November 06, 2020 | Matt Kucinski

A professor stands in front of university signage staring off into the distance

“As a white man, some of what I’m doing is wrestling with my own racial identity and what it means when it comes to justice. I have benefits from privileges I didn’t earn—and those come at the expense of others. And seeing that is incongruent with my understanding of imago Dei.”

Mark Mulder is chair of the Department of Sociology and Social Work at Calvin University. He’s been engaging in this internal wrestling for many years. In fact, some of the first research he conducted as a graduate student considered his own denomination’s history as it relates to racial issues.

But Mulder’s internal wrestling and reckoning has led to much public scholarship that helps Christians think about the intersection of race and religion more explicitly.

Now, decades of research later, he’s working with a couple of colleagues in higher education on some cutting-edge research.

Listening and learning

Mulder and colleagues Gerardo Marti (Davidson College) and Kevin Dougherty (Baylor University), will work on a project with the Alliance of Baptists, a primarily white, progressive denomination comprised of about 130 congregations and 65,000 members. Lilly Endowment Inc. is funding the project with a $1 million grant to Davidson College. The grant comes through Lilly Endowment’s Thriving Congregations Initiative, a national effort to strengthen Christian congregations so they can help people deepen their relationships with God, build strong relationships with each other, and contribute to the flourishing of local communities and the world.

Over the next five years, the researchers will work closely with 15-25 congregations in the Alliance of Baptists to assess the current state of their congregations as it relates to being anti-racist, to understand what it means for them to be an anti-racist denomination, and then to work with them toward that desired anti-racist future state.

“Let’s be honest, there are a lot of white Christians who don’t think their denomination needs this internal examination, so we are grateful that the Alliance of Baptists is willing to be vulnerable,” said Mulder. “They recognize they may be part of the problem, and that there are things they can do better.”

“In the midst of a rapidly changing world, Christian congregations are grappling with how they can best carry forward their ministries,” said Christopher Coble, the Endowment’s vice president for religion. “These grants will help congregations assess their ministries and draw on practices in their theological traditions to address new challenges and better nurture the spiritual vitality of the people they serve.”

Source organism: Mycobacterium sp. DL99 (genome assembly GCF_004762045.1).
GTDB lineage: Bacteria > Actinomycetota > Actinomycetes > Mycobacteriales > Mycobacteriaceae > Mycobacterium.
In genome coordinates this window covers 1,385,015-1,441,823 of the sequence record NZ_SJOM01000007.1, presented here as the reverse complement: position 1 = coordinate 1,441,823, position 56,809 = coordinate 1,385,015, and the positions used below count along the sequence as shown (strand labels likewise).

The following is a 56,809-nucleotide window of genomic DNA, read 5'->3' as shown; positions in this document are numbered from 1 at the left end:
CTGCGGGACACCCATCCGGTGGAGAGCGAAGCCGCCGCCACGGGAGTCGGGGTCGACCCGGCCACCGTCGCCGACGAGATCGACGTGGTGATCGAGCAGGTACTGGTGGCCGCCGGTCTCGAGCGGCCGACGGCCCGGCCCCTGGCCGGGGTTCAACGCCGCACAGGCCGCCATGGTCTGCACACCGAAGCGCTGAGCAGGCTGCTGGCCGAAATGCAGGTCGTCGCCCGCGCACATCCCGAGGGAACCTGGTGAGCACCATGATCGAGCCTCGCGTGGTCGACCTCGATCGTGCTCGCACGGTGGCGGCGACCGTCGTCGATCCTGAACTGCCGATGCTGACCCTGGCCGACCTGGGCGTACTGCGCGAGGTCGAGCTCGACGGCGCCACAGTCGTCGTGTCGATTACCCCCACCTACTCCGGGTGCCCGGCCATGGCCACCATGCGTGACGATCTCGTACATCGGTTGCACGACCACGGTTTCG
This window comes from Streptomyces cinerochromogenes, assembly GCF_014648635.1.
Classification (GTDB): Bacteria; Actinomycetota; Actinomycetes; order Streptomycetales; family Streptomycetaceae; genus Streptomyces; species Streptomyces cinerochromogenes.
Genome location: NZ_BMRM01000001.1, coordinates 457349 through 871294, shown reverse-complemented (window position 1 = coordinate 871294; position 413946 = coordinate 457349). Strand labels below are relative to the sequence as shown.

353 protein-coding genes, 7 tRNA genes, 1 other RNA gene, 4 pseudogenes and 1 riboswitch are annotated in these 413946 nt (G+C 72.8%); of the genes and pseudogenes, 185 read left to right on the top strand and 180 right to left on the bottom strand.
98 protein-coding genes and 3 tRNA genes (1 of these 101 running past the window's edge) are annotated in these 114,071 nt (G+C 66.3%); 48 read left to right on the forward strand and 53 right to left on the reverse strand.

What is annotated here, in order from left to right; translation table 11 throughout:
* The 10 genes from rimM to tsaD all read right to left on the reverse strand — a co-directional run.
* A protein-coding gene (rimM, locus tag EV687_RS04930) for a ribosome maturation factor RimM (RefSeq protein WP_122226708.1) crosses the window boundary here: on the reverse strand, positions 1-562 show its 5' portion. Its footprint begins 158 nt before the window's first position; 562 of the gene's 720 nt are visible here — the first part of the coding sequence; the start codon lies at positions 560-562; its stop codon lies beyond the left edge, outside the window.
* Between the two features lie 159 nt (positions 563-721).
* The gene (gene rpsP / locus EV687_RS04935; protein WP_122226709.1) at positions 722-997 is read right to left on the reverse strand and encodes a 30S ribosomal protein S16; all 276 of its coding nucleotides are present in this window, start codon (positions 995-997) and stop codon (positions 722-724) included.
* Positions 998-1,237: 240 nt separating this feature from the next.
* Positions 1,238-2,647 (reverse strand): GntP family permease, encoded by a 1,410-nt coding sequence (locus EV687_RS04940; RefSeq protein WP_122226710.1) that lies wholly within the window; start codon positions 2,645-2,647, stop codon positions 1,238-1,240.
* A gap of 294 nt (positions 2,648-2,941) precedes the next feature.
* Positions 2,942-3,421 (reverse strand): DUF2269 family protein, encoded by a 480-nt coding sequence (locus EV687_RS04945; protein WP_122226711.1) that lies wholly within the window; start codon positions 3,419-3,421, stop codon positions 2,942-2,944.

Bringing expertise to bear

Mulder and his colleagues are well suited to speak into this grant project. All have published extensively on congregational dynamics and how they relate to race. Some of Marti’s work has been examining how churches use worship to attempt to be more multi-racial and both the promises and pitfalls of that approach. Dougherty has been a leading voice on how monochromatic Sunday worship continues to be in the United States. And Mulder’s written a lot on how white congregations have responded to demographic changes, among other things.

“We talk with each other a lot about issues related to sociology of religion and how it intersects with race and have co-published a number of articles together, but this is the first time the three of us will all work together on a major project,” said Mulder. “It was just a moment where our overlapping interests crystallized at the same time that Lilly had a major request for proposals under the rubric of thriving congregations.”

Equipping Christians

Mulder hopes that through listening and research, he, Marti, and Dougherty, will be able to identify an anti-racism curriculum that would be effective for the Alliance of Baptists congregation. And that’s just the beginning.

“We anticipate publishing a number of resources, from articles to op-eds to books as a result of this project,” said Mulder. “More and more Christians are interested in the issues of racial justice. I think what we are doing here will be a resource for Christians across the country.”

And a resource for Mulder’s students at Calvin University, who will benefit from real-time learning:

“I’m co-teaching “Church and Society” with Todd Cioffi, and we are looking at the church through the distinct disciplinary lenses of theology and sociology. And every semester the common thread is race and racialization in the U.S. church,” said Mulder. “So the things we learn from this thriving congregations project will certainly inform how we teach the class, and students will be privy to the new insights we discover.”

Mulder says he also imagines that there will be future opportunities for students to get more directly involved with the project through Calvin-funded research fellowships.

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